BOSTON MAYOR Michelle Wu is taking an unconventional approach in appointing a person to represent Boston on the MBTA board of directors.

The Legislature and Gov. Maura Healey approved a fiscal 2024 budget in August that expands the T board from seven to nine members, adding a representative from Boston appointed by Wu and another appointee of the governor.

Instead of selecting someone from a list of candidates assembled privately by the mayor or her staff, Wu is inviting members of the public to recommend someone for the volunteer position or recommend themselves by submitting a resume.

“We’re looking for a Boston resident and T rider to help represent Boston’s needs and agenda in the governance of the MBTA. It’s a four-year volunteer position with several board meetings or subcommittee meetings each month,” Wu said in a Substack article she wrote outlining her plan. 

Nothing would prevent Wu from picking a more conventional candidate. The mayor has several people on her staff who could easily fill the bill, including Jascha Franklin-Hodge, Boston’s chief of streets; Chris Osgood, a former chief of streets who now serves as Wu’s senior advisor on infrastructure; and Tiffany Chu, the mayor’s chief of staff who previously served as CEO of Remix, a transportation software company and before that commissioner of San Francisco’s Department of the Environment.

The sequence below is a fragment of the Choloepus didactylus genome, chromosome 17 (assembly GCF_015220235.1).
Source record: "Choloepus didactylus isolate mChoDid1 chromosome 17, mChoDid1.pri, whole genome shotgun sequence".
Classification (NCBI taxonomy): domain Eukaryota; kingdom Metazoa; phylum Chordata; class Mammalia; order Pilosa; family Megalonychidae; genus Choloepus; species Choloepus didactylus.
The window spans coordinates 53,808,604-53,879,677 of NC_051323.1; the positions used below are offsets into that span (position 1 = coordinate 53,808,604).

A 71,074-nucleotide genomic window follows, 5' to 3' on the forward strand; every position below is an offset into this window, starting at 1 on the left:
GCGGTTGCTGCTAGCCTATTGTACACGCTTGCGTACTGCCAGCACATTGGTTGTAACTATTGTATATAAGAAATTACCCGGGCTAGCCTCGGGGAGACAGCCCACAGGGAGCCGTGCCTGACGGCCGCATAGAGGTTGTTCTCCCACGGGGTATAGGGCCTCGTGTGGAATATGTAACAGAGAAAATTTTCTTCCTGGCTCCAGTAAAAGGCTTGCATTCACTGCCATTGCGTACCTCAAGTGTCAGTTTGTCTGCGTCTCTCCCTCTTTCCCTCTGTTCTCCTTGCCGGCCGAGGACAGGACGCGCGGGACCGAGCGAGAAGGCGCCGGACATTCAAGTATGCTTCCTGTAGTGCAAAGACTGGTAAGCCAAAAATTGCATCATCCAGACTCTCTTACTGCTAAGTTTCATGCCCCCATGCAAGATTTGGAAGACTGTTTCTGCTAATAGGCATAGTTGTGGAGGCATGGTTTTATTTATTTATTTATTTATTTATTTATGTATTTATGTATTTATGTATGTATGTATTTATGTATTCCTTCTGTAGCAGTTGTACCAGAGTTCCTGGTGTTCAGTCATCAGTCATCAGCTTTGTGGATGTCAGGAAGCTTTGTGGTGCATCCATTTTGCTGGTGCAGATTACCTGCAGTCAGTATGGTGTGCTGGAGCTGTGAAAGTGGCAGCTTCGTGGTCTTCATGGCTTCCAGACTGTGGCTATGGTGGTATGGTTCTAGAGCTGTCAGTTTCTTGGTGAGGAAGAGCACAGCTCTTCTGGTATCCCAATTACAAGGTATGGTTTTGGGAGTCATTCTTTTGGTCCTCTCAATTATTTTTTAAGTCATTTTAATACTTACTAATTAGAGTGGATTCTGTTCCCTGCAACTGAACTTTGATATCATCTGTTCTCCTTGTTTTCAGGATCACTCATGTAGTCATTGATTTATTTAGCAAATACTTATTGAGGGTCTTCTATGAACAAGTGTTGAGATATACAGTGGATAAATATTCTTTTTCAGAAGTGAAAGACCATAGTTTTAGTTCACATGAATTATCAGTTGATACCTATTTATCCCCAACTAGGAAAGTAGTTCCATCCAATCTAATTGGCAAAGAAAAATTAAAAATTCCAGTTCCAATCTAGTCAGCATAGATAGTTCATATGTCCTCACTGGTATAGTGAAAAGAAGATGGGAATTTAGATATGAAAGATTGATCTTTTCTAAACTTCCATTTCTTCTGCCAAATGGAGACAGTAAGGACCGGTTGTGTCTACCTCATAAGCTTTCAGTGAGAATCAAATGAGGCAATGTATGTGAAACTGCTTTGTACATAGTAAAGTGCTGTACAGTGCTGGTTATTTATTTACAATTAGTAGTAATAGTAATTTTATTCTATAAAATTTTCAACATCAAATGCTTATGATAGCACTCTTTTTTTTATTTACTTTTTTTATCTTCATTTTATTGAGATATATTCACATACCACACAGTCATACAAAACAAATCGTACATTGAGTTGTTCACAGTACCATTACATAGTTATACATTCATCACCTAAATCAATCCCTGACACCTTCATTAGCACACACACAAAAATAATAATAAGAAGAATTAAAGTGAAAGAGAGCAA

But the tone of Wu’s comments suggests she’s willing to roll the dice and appoint someone who emerges from the public engagement process – even if it’s an unknown with little experience.

The only requirements are that the person be a resident of Boston, a public transit rider, someone “connected to communities of transit riders, including employees, customers, and students;” and a person committed to “high quality, reliable, and affordable public transportation as a core strategy of economic growth, cultural vibrancy, and quality of life.”

Wu clearly has an agenda. “We need collaboration to deliver gold-standard rapid transit bus service to match the new infrastructure on Blue Hill Avenue; an expansion of the Silver Line to better serve Charlestown on Rutherford Avenue connecting to Kendall Square; bus network improvements to bring direct transit service that the patients and workers in Longwood Medical Area deserve,” she said in the Substack article. “And we need to move faster on improving bus service and reliability on every street in Boston, connecting the Red and Blue Lines to make thousands of regional trips per week faster by subway than by car, and electrifying the Fairmount Commuter Rail Line to transform our current diesel commuter rail trains into fast and frequent regional rail.”

The deadline for resumes, suggestions, and comments is Tuesday. Wu, who sat in on the MBTA’s August board meeting last week, said the new appointee will be selected prior to the next meeting on September 28.

“You all have no idea how excited I am to be here,” she said last week. “This is one of my life-bucket items.”